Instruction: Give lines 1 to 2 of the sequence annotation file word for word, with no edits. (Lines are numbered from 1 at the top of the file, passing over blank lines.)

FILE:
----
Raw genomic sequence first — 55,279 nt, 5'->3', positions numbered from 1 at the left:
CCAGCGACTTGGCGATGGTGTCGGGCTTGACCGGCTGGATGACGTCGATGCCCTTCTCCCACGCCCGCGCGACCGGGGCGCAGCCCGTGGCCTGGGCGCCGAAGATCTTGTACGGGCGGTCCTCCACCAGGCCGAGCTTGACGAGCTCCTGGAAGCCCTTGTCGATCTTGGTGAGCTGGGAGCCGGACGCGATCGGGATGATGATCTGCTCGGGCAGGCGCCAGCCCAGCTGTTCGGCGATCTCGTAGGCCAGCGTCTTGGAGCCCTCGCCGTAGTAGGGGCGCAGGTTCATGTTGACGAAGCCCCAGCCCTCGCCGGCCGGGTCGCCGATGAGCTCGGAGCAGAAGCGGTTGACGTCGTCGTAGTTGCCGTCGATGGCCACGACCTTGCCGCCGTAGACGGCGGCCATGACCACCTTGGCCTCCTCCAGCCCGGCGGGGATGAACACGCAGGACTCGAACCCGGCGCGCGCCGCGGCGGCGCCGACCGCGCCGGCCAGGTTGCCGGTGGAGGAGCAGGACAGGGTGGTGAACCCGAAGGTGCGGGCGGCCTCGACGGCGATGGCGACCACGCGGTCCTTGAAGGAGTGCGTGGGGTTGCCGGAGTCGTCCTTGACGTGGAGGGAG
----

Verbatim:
Raw genomic sequence first — 55,279 nt, 5'->3', positions numbered from 1 at the left:
CCAGCGACTTGGCGATGGTGTCGGGCTTGACCGGCTGGATGACGTCGATGCCCTTCTCCCACGCCCGCGCGACCGGGGCGCAGCCCGTGGCCTGGGCGCCGAAGATCTTGTACGGGCGGTCCTCCACCAGGCCGAGCTTGACGAGCTCCTGGAAGCCCTTGTCGATCTTGGTGAGCTGGGAGCCGGACGCGATCGGGATGATGATCTGCTCGGGCAGGCGCCAGCCCAGCTGTTCGGCGATCTCGTAGGCCAGCGTCTTGGAGCCCTCGCCGTAGTAGGGGCGCAGGTTCATGTTGACGAAGCCCCAGCCCTCGCCGGCCGGGTCGCCGATGAGCTCGGAGCAGAAGCGGTTGACGTCGTCGTAGTTGCCGTCGATGGCCACGACCTTGCCGCCGTAGACGGCGGCCATGACCACCTTGGCCTCCTCCAGCCCGGCGGGGATGAACACGCAGGACTCGAACCCGGCGCGCGCCGCGGCGGCGCCGACCGCGCCGGCCAGGTTGCCGGTGGAGGAGCAGGACAGGGTGGTGAACCCGAAGGTGCGGGCGGCCTCGACGGCGATGGCGACCACGCGGTCCTTGAAGGAGTGCGTGGGGTTGCCGGAGTCGTCCTTGACGTGGAGGGAG